Source: USDA Amber Waves
- In 2010, global private-sector investments in research and development (R&D) to improve agricultural inputs reached $11.0 billion, up from $5.6 billion in 1994.
- R&D spending as a share of product sales exceeded 7 percent in the industries supplying crop protection chemicals, crop seed and biotechnology traits, animal health products, and animal breeding and genetic inputs to agriculture.
- Many of the leading agricultural input firms have located R&D facilities around the world; this globalization may accelerate the rate of international technology transfer
Private sector firms becoming leaders in developing new innovations in agriculture
Over the past several decades, private-sector firms have become major players in developing new innovations for agriculture worldwide. The emergence of biotechnology and other scientific developments, the strengthening of intellectual property rights (IPR) over agricultural innovations, the global expansion of markets for agricultural inputs, and changing government regulations are some of the factors driving private companies to invest in agricultural research. A recently completed ERS study provides, for the first time, detailed information on global research and development (R&D) spending in seven agricultural input sectors—crop seed and biotechnology, crop protection chemicals, synthetic fertilizers, farm machinery, animal health, animal breeding and genetics, and animal nutrition, focusing on the 1994-2010 period. Findings show that private-sector R&D expenditures in input industries increased by more than 40 percent in real (inflation-adjusted) dollars over the period.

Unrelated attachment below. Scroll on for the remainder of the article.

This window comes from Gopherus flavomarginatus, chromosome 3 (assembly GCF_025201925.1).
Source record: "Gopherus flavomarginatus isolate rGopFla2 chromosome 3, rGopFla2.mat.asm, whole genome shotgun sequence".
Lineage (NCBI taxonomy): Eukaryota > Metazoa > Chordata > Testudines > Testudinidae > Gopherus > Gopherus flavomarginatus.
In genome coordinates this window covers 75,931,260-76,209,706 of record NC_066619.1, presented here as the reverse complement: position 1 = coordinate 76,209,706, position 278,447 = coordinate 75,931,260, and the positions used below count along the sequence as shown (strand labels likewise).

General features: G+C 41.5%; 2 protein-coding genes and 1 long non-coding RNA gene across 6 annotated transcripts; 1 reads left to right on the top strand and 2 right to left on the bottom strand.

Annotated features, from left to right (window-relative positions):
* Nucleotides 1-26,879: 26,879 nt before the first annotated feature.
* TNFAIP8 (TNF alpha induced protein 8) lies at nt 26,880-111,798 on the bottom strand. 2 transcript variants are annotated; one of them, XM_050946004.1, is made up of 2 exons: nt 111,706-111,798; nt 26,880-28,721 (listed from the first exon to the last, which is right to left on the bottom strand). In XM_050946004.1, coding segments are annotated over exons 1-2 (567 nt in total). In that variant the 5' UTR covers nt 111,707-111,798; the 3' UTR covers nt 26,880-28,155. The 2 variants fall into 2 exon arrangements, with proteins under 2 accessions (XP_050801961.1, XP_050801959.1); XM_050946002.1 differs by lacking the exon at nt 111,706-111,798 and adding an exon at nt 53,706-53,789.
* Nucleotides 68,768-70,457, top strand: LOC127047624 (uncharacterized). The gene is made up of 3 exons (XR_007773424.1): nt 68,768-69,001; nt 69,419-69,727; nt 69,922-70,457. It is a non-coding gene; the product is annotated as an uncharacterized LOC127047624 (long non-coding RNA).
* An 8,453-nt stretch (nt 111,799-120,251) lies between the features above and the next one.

Global Market for Agricultural Inputs
Firms supplying inputs to the agricultural sector invest in R&D to develop or improve their products with the aim of increasing or maintaining sales and earning a profit. The expense and risk associated with R&D require firms to align these investments carefully with anticipated market trends and opportunities. When planning R&D, market size is one consideration that varies widely across agricultural input markets. In 2006, animal nutrition was the largest single input sector, with an estimated $142 billion in global sales consisting mostly of manufactured feed, feed concentrates, and nutritional feed additives (a related type of input, medicated feed, was included in the animal health sector). This market was nearly twice the size of the next largest input markets—farm machinery and crop fertilizers.
Firms planning R&D also consider the anticipated growth of markets, new technological opportunities for product improvements, and competition from other firms. Within the crop input sectors, average annual growth in global input sales during 1994-2010 was highest in the fertilizer market, mainly due to rising prices. Over the same period, growth in commercial sales of crop seed and biotechnology traits was also high, particularly after widespread commercial release of genetically modified (GM) seed in the late 1990s. On the other hand, sales of crop protection chemicals grew more slowly as the introduction of GM seeds increased demand for some herbicides but reduced demand for other herbicides and some insecticides. Producers of crop protection chemicals with expiring patents also faced greater competition from generic versions of these products.